The video showed the suspect approach Sam's Food Market but stop in the alcove next to the entrance for several minutes. The masked man then entered the store, shot the victim, took cash from Jones, tried to open the cash register, and fled the scene. Still photographs taken from the video detailed that the man was wearing dark clothing, a mask, and white gloves and that he shot the victim with a gun held in his left hand.
Joseph Mario Williams testified that he worked at Sam's Food Market in November 2008. On the morning of November 20, the day before the shooting, Williams and the victim were working in the store, and Williams started to exit the store to clean up the grounds outside. As he was walking out the front door, Williams noticed "a guy with a dark sweater, or coat on, and he had the hood up, he had his hands in his pocket and his head down . . . . [H]e lift[ed] up his head and he had a mask on." When the masked man saw Williams, he turned around and walked away from the store. The mask was clear plastic, allowing Williams to discern that the man was African-American, and had a "smiley face on it." Williams estimated that the man was 5'8". He called the police and reported the encounter that day.
Williams testified that, the following morning, he arrived at the store shortly after 7:00 a.m. He was working in the deli area around 8:30 when the robbery and shooting occurred. As he was hiding after the shooting, Williams observed that the gunman was the same man who had been at the store the previous day, noting he had on "[t]hat mask, the clothing, same clothing, hood on and that mask, that clear mask with that smiling face on it[.]" He saw the man trying to open the cash register. When the register would not open, the man stepped over the victim's body, picked up some money off the floor, and ran out of the store. Williams identified portions of the store's surveillance video and still photographs taken from the footage in his testimony.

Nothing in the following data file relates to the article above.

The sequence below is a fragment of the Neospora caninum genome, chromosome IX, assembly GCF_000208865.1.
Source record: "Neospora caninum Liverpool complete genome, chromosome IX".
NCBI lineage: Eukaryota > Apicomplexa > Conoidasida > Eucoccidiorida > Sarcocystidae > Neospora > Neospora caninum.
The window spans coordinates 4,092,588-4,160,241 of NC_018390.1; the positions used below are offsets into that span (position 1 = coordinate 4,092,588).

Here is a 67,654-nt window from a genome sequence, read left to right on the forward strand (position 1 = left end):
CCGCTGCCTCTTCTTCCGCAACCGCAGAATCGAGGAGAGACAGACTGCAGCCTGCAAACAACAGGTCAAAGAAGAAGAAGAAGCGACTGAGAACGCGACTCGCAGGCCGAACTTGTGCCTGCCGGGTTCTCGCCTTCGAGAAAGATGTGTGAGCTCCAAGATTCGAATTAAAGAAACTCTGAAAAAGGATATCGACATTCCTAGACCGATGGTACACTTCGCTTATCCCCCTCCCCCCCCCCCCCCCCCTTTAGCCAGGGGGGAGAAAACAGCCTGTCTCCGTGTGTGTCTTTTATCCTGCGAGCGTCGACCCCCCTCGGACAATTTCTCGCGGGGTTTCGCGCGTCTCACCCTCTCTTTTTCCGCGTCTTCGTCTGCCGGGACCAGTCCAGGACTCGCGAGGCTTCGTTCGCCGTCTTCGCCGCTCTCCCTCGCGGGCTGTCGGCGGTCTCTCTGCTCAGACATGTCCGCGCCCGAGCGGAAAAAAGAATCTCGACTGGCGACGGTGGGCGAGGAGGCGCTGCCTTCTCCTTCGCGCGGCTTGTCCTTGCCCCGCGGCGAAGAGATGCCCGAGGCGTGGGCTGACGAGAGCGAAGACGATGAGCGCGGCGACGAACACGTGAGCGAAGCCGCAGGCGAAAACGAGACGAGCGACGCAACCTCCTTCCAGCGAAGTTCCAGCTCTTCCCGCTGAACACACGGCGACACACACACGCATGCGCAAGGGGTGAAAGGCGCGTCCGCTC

Patricia Jean testified that she lived next door to Sam's Food Market at the time of the shooting and was walking to the store around 8:30 a.m. on the day thereof. As she passed an alcove between her house and the store, she noticed a man wearing a black hooded sweatshirt, jeans, and black shoes sitting in the alcove with his hands in his pockets. She was only able to see the front part of the man's face because he had his hood up, but she saw that he had a "little spot, " such as a birthmark or freckle, on the right side of his face. The man asked her for a quarter, to which she responded that she would see if she had one when she returned from the store.
Jean testified that she went in the store and saw Williams, the victim, and a man she knew as "Brother." When she came out and passed the alcove, the man again asked her for a quarter, but she told him that she did not have one. She said that the second time, the man "raised his head up a little bit more, so [she] could see a little bit better, but that's it. Everything else [wa]s the same." She returned to her house after talking to a friend, and the police arrived a couple of hours later to investigate the shooting at the store. Jean was taken to the police station, where she spoke with Sergeant James Terry Max and relayed her encounter with the man outside the store. After giving her statement, Sergeant Max gave her a ride home from the station, during which she recalled the birthmark on the man's face and told the officer that she could identify the man who asked her for money.
During the course of the investigation, officers showed Jean five different photographic arrays, on November 24, 2008, two on November 29, 2008, January 9, 2009, and January 11, 2009, each containing six pictures. Jean did not observe the individual who had asked her for money in any of the first four arrays; however, she was able to make an identification from the final array. Jean identified the [Petitioner] ...